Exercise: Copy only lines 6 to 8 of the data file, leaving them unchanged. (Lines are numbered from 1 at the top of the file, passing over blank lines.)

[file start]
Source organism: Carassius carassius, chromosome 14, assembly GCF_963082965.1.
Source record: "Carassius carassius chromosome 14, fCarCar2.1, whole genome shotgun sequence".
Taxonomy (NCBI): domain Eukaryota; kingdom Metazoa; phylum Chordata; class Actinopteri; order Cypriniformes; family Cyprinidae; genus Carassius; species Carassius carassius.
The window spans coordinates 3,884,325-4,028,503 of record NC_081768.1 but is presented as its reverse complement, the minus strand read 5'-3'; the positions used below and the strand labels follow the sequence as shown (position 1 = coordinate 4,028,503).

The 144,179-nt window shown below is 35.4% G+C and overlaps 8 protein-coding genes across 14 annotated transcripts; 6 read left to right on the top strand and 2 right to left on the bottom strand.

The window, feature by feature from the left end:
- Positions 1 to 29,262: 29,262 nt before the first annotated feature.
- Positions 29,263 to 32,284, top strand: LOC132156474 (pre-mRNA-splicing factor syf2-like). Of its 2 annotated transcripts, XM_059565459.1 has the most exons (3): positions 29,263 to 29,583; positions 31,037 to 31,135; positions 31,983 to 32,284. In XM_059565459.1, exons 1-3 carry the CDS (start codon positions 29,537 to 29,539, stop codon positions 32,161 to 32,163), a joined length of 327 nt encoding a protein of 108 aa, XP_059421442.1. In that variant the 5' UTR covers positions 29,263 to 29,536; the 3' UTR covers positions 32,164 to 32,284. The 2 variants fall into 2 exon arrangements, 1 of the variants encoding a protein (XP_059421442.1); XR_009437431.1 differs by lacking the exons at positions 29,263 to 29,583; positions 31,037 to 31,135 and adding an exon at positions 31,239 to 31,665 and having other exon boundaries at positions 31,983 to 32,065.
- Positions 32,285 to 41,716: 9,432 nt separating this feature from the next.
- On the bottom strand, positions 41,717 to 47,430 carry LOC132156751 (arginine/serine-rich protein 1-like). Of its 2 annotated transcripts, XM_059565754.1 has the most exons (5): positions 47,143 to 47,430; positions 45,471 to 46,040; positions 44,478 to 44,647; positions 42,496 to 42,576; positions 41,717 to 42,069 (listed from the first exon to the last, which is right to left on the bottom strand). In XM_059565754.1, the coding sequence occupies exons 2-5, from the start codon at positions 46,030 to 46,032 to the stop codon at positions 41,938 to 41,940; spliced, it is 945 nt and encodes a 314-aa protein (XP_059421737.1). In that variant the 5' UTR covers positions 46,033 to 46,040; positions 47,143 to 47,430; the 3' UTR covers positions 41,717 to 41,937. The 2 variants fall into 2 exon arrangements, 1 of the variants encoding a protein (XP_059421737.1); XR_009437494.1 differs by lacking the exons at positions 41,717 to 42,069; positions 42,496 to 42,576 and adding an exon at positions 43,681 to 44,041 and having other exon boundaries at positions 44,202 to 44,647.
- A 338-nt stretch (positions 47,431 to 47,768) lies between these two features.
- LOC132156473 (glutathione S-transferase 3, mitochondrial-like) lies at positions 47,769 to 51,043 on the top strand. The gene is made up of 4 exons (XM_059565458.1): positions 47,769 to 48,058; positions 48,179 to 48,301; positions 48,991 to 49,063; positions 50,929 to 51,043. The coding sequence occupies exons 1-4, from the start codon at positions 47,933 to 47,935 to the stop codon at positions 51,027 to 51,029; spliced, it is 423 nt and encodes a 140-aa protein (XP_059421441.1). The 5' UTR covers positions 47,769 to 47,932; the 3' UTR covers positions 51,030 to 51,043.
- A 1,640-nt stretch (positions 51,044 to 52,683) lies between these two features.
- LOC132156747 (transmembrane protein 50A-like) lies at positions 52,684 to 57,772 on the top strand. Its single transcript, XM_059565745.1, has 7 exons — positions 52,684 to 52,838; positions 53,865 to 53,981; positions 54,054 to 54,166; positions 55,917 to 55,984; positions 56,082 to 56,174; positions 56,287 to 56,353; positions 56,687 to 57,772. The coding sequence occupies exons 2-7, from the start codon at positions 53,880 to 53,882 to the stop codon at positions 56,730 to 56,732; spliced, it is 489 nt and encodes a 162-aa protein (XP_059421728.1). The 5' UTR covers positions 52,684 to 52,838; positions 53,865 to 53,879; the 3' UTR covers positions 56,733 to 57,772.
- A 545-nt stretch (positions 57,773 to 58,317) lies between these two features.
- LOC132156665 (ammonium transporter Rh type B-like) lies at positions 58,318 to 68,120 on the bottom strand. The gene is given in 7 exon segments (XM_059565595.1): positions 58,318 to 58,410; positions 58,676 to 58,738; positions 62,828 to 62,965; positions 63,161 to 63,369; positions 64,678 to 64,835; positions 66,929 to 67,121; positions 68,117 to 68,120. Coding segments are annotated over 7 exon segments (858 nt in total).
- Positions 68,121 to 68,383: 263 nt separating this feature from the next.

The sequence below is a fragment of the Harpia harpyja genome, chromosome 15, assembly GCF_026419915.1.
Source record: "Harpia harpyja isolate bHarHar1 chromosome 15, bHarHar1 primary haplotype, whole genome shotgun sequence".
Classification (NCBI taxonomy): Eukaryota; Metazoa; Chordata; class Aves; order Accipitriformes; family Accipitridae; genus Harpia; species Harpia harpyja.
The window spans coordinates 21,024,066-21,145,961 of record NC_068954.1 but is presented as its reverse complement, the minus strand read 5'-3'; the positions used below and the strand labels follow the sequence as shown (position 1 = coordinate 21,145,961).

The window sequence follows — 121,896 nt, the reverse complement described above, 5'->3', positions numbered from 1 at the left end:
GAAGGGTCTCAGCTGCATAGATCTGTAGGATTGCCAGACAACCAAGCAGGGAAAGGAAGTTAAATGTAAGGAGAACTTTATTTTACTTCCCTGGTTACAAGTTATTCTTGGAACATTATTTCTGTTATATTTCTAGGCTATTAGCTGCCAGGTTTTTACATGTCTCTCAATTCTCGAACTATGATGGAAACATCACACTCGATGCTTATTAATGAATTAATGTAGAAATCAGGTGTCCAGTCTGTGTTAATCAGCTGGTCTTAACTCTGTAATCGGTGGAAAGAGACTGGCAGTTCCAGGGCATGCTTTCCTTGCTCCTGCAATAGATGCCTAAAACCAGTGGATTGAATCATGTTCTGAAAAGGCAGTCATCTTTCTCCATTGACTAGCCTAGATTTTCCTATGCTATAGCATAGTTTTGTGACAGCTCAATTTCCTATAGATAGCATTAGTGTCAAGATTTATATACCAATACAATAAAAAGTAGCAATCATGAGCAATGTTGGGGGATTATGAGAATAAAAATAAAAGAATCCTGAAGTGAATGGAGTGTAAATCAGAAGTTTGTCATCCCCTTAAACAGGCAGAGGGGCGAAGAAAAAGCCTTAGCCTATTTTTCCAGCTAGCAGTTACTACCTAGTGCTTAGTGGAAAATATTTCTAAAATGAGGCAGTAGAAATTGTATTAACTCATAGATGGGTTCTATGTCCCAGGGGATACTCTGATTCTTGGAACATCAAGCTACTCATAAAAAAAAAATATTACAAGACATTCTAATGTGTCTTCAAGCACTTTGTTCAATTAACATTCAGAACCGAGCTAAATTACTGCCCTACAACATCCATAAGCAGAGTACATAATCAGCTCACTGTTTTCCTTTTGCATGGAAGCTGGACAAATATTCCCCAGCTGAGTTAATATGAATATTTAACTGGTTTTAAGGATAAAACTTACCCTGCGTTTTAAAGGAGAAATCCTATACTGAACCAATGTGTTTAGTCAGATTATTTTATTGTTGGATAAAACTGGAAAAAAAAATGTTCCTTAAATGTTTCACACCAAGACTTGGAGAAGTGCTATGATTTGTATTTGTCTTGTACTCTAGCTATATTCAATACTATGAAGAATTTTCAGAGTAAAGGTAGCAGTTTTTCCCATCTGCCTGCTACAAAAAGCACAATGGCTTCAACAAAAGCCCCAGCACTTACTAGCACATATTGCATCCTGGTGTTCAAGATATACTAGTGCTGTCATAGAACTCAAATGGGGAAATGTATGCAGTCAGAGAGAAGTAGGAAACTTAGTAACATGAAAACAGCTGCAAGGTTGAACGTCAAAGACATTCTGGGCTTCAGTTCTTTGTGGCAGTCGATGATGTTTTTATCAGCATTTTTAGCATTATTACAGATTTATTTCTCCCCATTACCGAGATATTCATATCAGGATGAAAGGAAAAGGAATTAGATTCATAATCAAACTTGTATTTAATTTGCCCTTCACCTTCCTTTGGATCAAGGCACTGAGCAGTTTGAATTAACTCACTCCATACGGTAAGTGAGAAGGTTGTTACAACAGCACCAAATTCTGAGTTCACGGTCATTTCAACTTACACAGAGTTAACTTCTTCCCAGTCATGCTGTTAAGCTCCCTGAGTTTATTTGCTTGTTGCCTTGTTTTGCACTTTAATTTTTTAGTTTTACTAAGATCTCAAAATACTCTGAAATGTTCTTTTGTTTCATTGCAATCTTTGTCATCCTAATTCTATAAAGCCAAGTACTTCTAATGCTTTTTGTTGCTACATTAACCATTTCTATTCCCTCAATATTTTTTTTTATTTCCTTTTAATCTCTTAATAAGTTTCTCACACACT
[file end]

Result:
The window, feature by feature from the left end:
- Positions 1 to 29,262: 29,262 nt before the first annotated feature.
- Positions 29,263 to 32,284, top strand: LOC132156474 (pre-mRNA-splicing factor syf2-like). Of its 2 annotated transcripts, XM_059565459.1 has the most exons (3): positions 29,263 to 29,583; positions 31,037 to 31,135; positions 31,983 to 32,284. In XM_059565459.1, exons 1-3 carry the CDS (start codon positions 29,537 to 29,539, stop codon positions 32,161 to 32,163), a joined length of 327 nt encoding a protein of 108 aa, XP_059421442.1. In that variant the 5' UTR covers positions 29,263 to 29,536; the 3' UTR covers positions 32,164 to 32,284. The 2 variants fall into 2 exon arrangements, 1 of the variants encoding a protein (XP_059421442.1); XR_009437431.1 differs by lacking the exons at positions 29,263 to 29,583; positions 31,037 to 31,135 and adding an exon at positions 31,239 to 31,665 and having other exon boundaries at positions 31,983 to 32,065.